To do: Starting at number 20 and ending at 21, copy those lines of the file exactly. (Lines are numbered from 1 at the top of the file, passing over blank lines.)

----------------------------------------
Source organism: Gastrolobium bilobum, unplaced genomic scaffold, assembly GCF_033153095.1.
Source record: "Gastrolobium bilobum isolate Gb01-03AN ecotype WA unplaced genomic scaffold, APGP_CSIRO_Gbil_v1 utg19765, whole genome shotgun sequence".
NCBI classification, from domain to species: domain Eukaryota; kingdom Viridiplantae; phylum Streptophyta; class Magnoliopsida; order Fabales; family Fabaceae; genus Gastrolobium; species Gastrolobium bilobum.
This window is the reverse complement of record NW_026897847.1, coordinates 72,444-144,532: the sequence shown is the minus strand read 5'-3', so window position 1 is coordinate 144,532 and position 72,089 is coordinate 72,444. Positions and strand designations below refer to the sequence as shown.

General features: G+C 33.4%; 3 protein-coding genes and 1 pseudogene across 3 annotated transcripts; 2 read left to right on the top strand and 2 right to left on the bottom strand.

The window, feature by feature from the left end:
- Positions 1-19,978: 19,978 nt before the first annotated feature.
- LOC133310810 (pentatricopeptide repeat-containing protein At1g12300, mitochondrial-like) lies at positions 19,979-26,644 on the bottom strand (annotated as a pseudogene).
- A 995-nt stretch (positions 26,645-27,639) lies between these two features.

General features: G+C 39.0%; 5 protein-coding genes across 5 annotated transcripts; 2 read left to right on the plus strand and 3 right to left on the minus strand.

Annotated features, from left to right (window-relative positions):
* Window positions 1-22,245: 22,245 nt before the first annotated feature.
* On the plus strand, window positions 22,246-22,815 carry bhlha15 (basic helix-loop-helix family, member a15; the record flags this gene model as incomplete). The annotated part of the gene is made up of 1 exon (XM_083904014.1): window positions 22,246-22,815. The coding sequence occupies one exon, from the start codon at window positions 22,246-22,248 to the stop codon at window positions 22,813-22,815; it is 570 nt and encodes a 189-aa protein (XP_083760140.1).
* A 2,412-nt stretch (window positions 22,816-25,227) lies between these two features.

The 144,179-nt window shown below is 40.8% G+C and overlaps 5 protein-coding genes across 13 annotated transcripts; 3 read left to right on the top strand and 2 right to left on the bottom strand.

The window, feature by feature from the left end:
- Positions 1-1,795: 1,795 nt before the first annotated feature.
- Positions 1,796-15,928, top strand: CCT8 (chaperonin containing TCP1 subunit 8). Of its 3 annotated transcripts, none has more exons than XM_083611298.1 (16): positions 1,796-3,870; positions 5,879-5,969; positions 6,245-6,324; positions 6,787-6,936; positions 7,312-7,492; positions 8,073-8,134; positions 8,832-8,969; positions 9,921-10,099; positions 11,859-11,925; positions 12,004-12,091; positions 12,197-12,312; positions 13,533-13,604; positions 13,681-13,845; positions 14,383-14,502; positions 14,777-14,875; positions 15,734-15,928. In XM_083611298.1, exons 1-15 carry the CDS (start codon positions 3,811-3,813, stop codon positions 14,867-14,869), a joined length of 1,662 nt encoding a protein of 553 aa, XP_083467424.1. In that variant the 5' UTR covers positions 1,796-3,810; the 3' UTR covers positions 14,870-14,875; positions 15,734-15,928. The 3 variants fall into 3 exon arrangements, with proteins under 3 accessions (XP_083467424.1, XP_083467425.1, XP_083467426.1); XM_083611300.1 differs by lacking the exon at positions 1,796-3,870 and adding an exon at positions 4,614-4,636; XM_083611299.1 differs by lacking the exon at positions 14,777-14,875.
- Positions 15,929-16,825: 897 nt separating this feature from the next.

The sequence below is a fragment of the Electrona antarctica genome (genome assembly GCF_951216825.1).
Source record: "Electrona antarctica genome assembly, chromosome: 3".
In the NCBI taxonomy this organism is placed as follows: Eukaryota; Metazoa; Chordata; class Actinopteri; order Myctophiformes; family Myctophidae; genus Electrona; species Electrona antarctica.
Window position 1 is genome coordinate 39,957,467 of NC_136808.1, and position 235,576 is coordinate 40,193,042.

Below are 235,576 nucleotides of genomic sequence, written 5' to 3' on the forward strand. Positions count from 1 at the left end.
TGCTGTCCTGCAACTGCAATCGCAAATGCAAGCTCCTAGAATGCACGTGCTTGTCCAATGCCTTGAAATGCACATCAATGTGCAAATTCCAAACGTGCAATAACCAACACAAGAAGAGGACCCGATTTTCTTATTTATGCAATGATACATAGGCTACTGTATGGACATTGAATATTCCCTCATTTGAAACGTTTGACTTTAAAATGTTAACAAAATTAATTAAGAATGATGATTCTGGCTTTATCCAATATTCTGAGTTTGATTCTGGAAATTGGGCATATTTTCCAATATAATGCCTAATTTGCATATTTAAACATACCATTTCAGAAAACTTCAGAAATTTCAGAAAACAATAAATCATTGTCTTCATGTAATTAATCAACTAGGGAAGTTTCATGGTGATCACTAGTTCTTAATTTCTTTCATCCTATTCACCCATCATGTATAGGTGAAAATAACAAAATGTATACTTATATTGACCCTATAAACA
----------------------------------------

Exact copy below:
The sequence below is a fragment of the Electrona antarctica genome (genome assembly GCF_951216825.1).
Source record: "Electrona antarctica genome assembly, chromosome: 3".